As I write this, we only have a small number of Cabernet Sauvignon and Carmenere blocks left to harvest. That means the finish line for the 2017 vintage is in sight.

Hand Harvesting

Hand harvesting Cabernet Sauvignon from Phantom Creek Vineyard

This year’s growing season got off to a slow start with bud break occurring nearly two weeks later than average. The cool, wet spring meant challenging conditions during flowering, resulting in poor fruit set and relatively low yields throughout the valley. Although producers may curse the reduced volumes, the good news is the quality appears to be quite high.

The summer was warm, but not excessively hot. Nights were cool. And the South Okanagan was exceptionally dry. Growers who practiced thoughtful deficit irrigation were able to harvest well-balanced fruit that combined ripeness with purity of fruit and freshness. The reduced yields and low precipitation resulted in small, concentrated berries that should produce wines of depth and intensity.

Merlot Bin

A bin of Sundial Vineyard Merlot

The 2017 vintage has been well-paced and organized. To date, pristine harvest conditions have meant that fruit could be picked as it was ready. There were no heavy rains or snap frosts to force our hand. Our picking decisions have emphasized balance first and foremost; flavour development is important, but so is freshness. With picking spread out, there’s a calm and focus in the cellar that is rare for this time of year.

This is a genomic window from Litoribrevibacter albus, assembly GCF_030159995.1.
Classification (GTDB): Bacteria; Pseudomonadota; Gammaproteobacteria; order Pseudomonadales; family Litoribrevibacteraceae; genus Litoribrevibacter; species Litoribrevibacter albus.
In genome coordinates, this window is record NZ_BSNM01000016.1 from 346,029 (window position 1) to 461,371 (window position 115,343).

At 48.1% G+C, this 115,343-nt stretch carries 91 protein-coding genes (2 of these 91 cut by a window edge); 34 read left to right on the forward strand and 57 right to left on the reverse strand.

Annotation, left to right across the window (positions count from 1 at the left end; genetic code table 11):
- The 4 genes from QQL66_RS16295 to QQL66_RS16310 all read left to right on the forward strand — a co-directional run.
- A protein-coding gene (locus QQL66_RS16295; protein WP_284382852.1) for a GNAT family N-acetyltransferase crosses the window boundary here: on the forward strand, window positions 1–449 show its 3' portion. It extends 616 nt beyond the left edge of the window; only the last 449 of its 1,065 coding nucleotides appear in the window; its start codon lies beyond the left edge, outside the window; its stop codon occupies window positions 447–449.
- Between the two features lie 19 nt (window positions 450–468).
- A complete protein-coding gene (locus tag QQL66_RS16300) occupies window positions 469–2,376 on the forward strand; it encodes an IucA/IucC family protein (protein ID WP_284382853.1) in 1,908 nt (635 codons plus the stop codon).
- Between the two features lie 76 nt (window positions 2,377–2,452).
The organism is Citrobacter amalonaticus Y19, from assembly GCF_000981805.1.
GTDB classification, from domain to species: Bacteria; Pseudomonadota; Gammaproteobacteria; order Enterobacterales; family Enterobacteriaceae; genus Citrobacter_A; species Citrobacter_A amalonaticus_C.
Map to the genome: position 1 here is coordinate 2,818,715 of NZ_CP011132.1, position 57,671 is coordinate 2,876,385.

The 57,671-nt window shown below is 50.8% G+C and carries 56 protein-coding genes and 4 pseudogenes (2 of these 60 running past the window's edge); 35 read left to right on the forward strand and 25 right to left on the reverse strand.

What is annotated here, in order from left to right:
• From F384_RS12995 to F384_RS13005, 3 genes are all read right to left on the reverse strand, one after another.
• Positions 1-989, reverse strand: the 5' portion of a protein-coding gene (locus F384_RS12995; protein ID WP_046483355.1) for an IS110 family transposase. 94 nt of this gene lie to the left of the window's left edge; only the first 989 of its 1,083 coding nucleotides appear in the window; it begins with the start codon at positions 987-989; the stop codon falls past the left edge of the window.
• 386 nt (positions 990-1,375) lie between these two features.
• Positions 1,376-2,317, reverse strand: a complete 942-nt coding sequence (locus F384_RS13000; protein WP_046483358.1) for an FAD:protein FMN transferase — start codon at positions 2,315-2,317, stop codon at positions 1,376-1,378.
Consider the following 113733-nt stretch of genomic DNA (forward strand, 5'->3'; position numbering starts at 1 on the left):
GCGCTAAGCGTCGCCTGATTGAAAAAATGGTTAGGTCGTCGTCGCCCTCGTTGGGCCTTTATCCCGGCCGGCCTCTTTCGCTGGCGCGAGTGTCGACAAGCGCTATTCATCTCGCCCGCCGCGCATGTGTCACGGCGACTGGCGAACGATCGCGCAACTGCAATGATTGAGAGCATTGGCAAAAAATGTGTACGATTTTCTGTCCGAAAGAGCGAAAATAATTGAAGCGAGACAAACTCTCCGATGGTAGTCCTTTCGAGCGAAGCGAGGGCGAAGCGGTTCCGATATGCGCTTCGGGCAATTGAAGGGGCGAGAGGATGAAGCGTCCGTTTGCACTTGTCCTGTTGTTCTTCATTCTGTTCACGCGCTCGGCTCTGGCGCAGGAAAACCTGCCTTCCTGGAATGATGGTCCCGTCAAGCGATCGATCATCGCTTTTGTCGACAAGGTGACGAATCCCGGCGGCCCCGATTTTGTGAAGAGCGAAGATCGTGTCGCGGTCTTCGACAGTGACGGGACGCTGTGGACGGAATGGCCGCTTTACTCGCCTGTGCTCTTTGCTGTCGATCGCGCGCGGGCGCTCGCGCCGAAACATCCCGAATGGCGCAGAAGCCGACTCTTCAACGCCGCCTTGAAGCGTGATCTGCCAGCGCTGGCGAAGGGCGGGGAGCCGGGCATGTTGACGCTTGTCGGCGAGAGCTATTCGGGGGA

Hand Sorting

The harvest crew around the sorting table

It’s still early to talk about the precise character of this year’s wines. The sparkling base wines have finished fermentation and are now resting in a combination of oak casks and stainless steel. They combine lively acidity, a requisite for quality sparkling wine, with delicate, subtle citrus fruit flavours. The wines will be bottled for secondary fermentation (what’s known as tirage) in summer 2018.

The white wines – Pinot Gris, Riesling, and Viognier – are slowly fermenting. We now just check on them every few days. Even at this early stage, the wines show exceptional varietal expression. If Ross did not have the winery locked and alarmed, there’s a Pinot Gris in oak cask that I’d be tempted to siphon into bottle and drink liberally. It is rich and complex – and distinctly Okanagan.

Pinot Noir Juice

Cellar Master Ryan McKibbon sampling Pinot Noir juice from the press

We have started pressing our first red lots. Today was Syrah from Phantom Creek Vineyard. No surprise: it is dense, heady, and a true expression of this historic vineyard.  Others have just started fermentation. So far, the reds have a bright fruit character, but with no shyness in ripeness.  The last remaining blocks will be harvested next week.

Maybe most exciting about this year for us: no commercial yeasts. Every fermentation in the winery – and we mean every – has been started and finished with naturally present yeasts. We tasted a number of 2017 lots this week. The wines have impressive complexity, but also are clean and pure. I think John Pires is right when he calls 2017 an archetypal Okanagan vintage.

Stay tuned.

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